Central and Eastern Europe

Countries in Central and Eastern Europe are located mainly in the Baltic Sea and Black Sea (Danube) basins. The majority of the water resources are of a transboundary nature, with many countries in the sub - region highly dependent on flows generated outside their boundaries.

Although the region as a whole is well endowed in terms of water resources related to the population (more than 21 000 m3/inhabitant/year), their distribution varies from from 200 – 30,000 m3/year/inhabitant.

Although an improvement of water quality has been observed over the past decade, problems persist. Discharges of non-treated or insufficiently treated wastewater, municipal and industrial, still remains a major pressure factor.

Applying integrated approaches to water management is a key challenge, and the rationale for setting up the 12 Country Water Partnerships that form GWP Central and Eastern Europe.

European water polices

GWP Central and Eastern Europe works in the context of European water polices, in particular the EU Neighbourhood Polices and the EU Water Framework Directive (WFD).

GWP CEE wants to be an active partner to regional initiatives such as the UN Economic Commission for Europe (UNECE), the International Water Assessment Centre (IWAC) and United Nations Development Programme (UNDP), as well as with regional NGOs such as the Coalition for a Clean Baltic, the European Water Partnership and Women in Europe for a Common Future.

Multi-stakeholder dialogues

Oblazy Water Mill

Country Water Partnerships actively support the development of national polices by convening IWRM multi-stakeholder dialogues. These create a better understanding of IWRM in the context of the EU WFD implementation. Dialogues cover water supply and sanitation, an issue that cuts across all water sectors, environment and rural development, and the needs of the poor and small settlements. Promoting water as a part of national development will be a particular challenge in implementing the Danube Strategy.

Floods, drought and transboundary issues

GWP Central and Eastern Europe cooperates with the World Meteorological Organisation on flood and drought issues in the context of adapting to climate change. The effects of drought are due both to the physical nature of the hazard, and to society’s ability to manage the associated risks. Droughts have often been dealt with in a reactive manner rather than by applying a pre-emptive management approach that allows the effective use of all available information. GWP CEE wants to initiate and support countries in a development of drought early warning, consisting of monitoring and prediction and national drought combating policies.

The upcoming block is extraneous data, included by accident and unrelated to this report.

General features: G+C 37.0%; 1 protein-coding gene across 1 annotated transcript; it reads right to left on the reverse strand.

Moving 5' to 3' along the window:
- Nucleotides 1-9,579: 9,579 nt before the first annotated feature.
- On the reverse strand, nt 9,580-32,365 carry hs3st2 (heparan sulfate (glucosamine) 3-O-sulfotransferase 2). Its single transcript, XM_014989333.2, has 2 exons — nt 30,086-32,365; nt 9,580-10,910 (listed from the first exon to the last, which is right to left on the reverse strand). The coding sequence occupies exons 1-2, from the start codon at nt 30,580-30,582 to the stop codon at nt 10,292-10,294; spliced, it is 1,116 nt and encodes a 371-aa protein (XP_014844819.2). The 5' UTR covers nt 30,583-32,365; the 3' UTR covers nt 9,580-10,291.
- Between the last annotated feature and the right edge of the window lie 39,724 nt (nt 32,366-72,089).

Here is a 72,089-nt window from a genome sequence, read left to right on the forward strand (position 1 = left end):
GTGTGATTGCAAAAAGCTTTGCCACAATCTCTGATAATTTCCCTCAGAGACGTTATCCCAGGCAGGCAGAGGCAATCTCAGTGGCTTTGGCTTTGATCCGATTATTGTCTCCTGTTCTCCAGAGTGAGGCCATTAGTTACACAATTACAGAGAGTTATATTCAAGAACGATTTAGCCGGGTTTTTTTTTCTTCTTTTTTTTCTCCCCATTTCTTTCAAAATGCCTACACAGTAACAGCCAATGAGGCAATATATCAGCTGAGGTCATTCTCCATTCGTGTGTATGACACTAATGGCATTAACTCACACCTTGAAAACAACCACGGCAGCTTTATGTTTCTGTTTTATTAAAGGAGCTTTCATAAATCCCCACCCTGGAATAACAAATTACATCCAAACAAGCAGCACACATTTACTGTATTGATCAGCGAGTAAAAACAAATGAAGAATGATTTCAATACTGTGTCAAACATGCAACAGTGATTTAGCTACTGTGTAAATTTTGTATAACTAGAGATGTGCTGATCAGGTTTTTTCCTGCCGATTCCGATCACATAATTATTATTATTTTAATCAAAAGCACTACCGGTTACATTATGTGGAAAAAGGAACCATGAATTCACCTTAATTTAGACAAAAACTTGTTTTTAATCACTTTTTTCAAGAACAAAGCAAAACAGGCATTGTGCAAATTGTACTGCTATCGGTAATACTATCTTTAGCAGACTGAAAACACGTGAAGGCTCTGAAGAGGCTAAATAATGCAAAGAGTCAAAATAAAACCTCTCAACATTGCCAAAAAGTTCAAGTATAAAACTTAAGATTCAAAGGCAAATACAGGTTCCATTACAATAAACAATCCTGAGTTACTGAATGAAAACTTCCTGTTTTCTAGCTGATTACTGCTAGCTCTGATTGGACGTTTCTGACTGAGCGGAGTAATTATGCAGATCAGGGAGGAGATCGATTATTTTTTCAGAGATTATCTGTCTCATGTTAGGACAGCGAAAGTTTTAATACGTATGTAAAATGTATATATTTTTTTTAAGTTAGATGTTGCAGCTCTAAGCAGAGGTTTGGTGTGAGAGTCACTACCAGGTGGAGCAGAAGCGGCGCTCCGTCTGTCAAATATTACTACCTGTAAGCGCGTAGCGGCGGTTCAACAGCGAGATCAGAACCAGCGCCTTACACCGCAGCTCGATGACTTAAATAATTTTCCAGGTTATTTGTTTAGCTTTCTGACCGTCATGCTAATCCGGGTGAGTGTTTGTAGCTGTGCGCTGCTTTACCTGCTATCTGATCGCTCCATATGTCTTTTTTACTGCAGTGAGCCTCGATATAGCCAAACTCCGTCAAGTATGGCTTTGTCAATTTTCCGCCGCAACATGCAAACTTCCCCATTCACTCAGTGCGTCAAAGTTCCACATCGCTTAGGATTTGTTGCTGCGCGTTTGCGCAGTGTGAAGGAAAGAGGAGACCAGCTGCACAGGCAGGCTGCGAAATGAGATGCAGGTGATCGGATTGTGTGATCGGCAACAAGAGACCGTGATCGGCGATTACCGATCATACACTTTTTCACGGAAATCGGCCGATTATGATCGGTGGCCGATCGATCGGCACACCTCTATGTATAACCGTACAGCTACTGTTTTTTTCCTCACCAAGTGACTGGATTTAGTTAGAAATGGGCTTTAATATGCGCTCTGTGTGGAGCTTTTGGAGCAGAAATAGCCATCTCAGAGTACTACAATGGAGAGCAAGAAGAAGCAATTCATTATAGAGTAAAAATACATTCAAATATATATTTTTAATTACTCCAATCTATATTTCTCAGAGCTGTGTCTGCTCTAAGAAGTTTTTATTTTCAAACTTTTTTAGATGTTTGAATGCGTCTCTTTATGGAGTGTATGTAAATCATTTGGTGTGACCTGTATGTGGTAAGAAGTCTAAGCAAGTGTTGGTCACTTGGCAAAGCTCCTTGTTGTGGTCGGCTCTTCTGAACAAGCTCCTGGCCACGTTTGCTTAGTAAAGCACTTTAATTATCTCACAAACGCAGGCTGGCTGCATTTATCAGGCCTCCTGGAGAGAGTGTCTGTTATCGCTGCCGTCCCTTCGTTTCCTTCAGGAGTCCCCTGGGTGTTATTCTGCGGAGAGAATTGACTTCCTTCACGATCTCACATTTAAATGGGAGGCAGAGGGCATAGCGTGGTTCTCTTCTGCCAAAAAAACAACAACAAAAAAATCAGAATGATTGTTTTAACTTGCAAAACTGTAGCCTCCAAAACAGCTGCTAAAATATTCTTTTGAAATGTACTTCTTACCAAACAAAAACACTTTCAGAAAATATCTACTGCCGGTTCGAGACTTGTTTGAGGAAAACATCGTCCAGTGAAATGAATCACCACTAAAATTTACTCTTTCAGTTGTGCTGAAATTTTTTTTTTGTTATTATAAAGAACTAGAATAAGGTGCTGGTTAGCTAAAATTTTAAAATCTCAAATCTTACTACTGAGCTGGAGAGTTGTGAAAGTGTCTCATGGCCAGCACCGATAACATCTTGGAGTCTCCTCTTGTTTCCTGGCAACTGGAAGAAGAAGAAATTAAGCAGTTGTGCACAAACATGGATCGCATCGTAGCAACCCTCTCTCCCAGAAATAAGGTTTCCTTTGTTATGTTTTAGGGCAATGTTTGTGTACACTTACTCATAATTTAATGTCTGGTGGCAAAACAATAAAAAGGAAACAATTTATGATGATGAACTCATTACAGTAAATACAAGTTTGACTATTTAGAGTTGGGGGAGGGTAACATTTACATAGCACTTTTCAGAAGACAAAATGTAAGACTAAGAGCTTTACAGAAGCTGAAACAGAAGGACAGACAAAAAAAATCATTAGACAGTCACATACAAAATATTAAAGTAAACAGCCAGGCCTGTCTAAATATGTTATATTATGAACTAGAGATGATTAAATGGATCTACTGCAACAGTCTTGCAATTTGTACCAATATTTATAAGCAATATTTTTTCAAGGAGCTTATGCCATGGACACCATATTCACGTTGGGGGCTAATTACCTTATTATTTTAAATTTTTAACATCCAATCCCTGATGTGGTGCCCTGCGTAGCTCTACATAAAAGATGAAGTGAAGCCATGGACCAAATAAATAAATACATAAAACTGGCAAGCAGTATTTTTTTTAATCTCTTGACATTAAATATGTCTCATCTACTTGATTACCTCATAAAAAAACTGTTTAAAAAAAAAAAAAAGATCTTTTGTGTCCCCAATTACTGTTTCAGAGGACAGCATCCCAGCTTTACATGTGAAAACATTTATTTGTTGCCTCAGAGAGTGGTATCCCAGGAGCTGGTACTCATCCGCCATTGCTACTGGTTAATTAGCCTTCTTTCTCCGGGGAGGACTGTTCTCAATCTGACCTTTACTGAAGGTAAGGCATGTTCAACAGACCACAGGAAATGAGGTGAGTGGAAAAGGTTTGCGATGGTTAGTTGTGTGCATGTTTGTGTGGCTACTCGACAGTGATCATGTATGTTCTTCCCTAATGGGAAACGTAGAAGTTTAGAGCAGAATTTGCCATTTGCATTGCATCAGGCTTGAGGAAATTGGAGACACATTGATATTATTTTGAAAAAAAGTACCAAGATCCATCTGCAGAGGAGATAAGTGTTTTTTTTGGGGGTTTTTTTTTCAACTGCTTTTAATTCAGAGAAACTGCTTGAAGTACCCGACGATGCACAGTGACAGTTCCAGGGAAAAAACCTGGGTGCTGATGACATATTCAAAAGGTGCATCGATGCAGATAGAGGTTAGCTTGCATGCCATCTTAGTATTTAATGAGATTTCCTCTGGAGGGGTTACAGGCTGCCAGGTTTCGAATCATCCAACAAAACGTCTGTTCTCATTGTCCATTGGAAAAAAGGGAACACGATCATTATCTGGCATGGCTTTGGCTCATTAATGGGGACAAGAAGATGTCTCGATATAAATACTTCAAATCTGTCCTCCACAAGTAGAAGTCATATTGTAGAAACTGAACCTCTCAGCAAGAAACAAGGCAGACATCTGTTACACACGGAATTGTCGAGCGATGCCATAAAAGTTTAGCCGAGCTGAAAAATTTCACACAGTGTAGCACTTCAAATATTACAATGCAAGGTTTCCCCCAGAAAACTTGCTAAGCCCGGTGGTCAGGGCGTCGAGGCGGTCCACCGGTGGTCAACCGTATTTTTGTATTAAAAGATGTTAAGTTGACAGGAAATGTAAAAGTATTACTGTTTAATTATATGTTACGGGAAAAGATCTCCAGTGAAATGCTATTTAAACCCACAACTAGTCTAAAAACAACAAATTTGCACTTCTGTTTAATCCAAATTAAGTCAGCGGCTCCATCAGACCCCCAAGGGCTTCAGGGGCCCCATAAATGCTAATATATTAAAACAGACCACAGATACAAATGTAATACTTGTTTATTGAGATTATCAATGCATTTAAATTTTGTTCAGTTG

Kvacianka Creek

Transboundary dialogues on water quality, hazardous substances and hydro-morphological impacts are facilitated by GWP Central and Eastern Europe in cooperation with the International Commission for the Protection of the Danube River (ICPDR), as well as the Elbe, Oder, Sava and Tisza Commissions. In the case of Elbe, Oder and Tisza, cooperation is covered mainly by respective Country Water Partnerships (Czech Republic, Poland and Hungary). GWP Central and Eastern Europe has an observer status to ICPDR, Helsinki Commission and the International Sava River Basin Commission.

Knowledge sharing and capacity building

Communication, including knowledge sharing and capacity building, is done through publications and web-based activities such as the IWRM ToolBox. In order to secure financial sustainability, fund-raising activities target EU programmes, national development aid program schemes and international river basin commissions.

Youth Programmes

For the first time in 2011, GWP Central and Eastern Europe organized Danube Art Master competition in 14 countries of the Danube River Basin - Austria, Bosnia and Herzegovina, Bulgaria, Croatia, Czech Republic, Hungary, Germany, Moldova, Montenegro, Romania, Serbia, Slovakia, Slovenia and Ukraine. Danube Art Master 2011, held in frame of Danube Day (29 June) and supported by ICPDR, was opened to children aged 12-16 to create three dimensional artworks from material found near water.

In addition, national winners were invited for attractive three day winner’s trip to Budapest organized by GWP Hungary, GWP Central and Eastern Europe and ICPDR on 23-25 September 2011. Best artworks were awarded at a ceremony followed by a visit to Danube Museum, trips to Visegrad and Budapest ZOO.

Working with a youth is important element of CWPs; in addition to its education role, activities of CWP Slovenia (Water Detective campaigns), CWP Romania (Children Encyclopedia Fauna from Biosphere Danube Delta) and CWP Hungary (Danube Box for teachers) are traditionally popular among young people and their teachers and parents.


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